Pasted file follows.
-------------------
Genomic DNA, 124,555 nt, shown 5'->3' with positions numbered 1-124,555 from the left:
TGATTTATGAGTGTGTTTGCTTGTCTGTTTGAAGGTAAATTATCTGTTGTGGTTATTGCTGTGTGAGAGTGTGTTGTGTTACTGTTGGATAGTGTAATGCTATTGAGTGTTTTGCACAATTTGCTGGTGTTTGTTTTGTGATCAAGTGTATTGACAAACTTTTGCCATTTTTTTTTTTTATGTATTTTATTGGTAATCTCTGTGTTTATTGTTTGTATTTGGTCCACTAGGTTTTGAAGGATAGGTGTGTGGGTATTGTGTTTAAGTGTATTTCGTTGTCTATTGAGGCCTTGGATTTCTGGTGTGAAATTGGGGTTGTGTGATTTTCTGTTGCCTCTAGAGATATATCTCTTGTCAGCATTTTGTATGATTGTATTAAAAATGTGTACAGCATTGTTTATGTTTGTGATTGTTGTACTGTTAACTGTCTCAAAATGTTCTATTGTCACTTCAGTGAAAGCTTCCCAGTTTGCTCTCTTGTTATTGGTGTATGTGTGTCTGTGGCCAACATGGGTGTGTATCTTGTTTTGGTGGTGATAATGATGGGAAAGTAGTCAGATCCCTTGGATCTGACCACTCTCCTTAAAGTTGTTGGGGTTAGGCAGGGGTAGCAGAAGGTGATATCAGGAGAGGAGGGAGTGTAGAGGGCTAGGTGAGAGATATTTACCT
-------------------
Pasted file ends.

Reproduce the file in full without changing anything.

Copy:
Genomic DNA, 124,555 nt, shown 5'->3' with positions numbered 1-124,555 from the left:
TGATTTATGAGTGTGTTTGCTTGTCTGTTTGAAGGTAAATTATCTGTTGTGGTTATTGCTGTGTGAGAGTGTGTTGTGTTACTGTTGGATAGTGTAATGCTATTGAGTGTTTTGCACAATTTGCTGGTGTTTGTTTTGTGATCAAGTGTATTGACAAACTTTTGCCATTTTTTTTTTTTATGTATTTTATTGGTAATCTCTGTGTTTATTGTTTGTATTTGGTCCACTAGGTTTTGAAGGATAGGTGTGTGGGTATTGTGTTTAAGTGTATTTCGTTGTCTATTGAGGCCTTGGATTTCTGGTGTGAAATTGGGGTTGTGTGATTTTCTGTTGCCTCTAGAGATATATCTCTTGTCAGCATTTTGTATGATTGTATTAAAAATGTGTACAGCATTGTTTATGTTTGTGATTGTTGTACTGTTAACTGTCTCAAAATGTTCTATTGTCACTTCAGTGAAAGCTTCCCAGTTTGCTCTCTTGTTATTGGTGTATGTGTGTCTGTGGCCAACATGGGTGTGTATCTTGTTTTGGTGGTGATAATGATGGGAAAGTAGTCAGATCCCTTGGATCTGACCACTCTCCTTAAAGTTGTTGGGGTTAGGCAGGGGTAGCAGAAGGTGATATCAGGAGAGGAGGGAGTGTAGAGGGCTAGGTGAGAGATATTTACCT